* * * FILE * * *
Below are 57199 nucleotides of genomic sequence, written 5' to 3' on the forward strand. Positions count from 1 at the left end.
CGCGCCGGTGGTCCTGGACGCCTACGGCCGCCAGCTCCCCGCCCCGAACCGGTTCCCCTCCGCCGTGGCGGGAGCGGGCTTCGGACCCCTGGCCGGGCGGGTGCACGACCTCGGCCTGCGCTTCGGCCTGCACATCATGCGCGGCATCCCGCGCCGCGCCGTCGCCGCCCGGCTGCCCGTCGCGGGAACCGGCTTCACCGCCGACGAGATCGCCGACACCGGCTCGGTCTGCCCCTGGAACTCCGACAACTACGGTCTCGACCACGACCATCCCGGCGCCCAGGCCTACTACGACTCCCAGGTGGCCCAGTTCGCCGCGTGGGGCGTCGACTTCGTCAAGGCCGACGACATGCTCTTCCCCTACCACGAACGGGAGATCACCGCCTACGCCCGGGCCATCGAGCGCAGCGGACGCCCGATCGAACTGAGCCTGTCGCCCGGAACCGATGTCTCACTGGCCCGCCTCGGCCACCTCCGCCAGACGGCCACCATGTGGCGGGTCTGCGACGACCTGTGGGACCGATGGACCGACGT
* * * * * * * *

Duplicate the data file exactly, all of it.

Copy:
Below are 57199 nucleotides of genomic sequence, written 5' to 3' on the forward strand. Positions count from 1 at the left end.
CGCGCCGGTGGTCCTGGACGCCTACGGCCGCCAGCTCCCCGCCCCGAACCGGTTCCCCTCCGCCGTGGCGGGAGCGGGCTTCGGACCCCTGGCCGGGCGGGTGCACGACCTCGGCCTGCGCTTCGGCCTGCACATCATGCGCGGCATCCCGCGCCGCGCCGTCGCCGCCCGGCTGCCCGTCGCGGGAACCGGCTTCACCGCCGACGAGATCGCCGACACCGGCTCGGTCTGCCCCTGGAACTCCGACAACTACGGTCTCGACCACGACCATCCCGGCGCCCAGGCCTACTACGACTCCCAGGTGGCCCAGTTCGCCGCGTGGGGCGTCGACTTCGTCAAGGCCGACGACATGCTCTTCCCCTACCACGAACGGGAGATCACCGCCTACGCCCGGGCCATCGAGCGCAGCGGACGCCCGATCGAACTGAGCCTGTCGCCCGGAACCGATGTCTCACTGGCCCGCCTCGGCCACCTCCGCCAGACGGCCACCATGTGGCGGGTCTGCGACGACCTGTGGGACCGATGGACCGACGT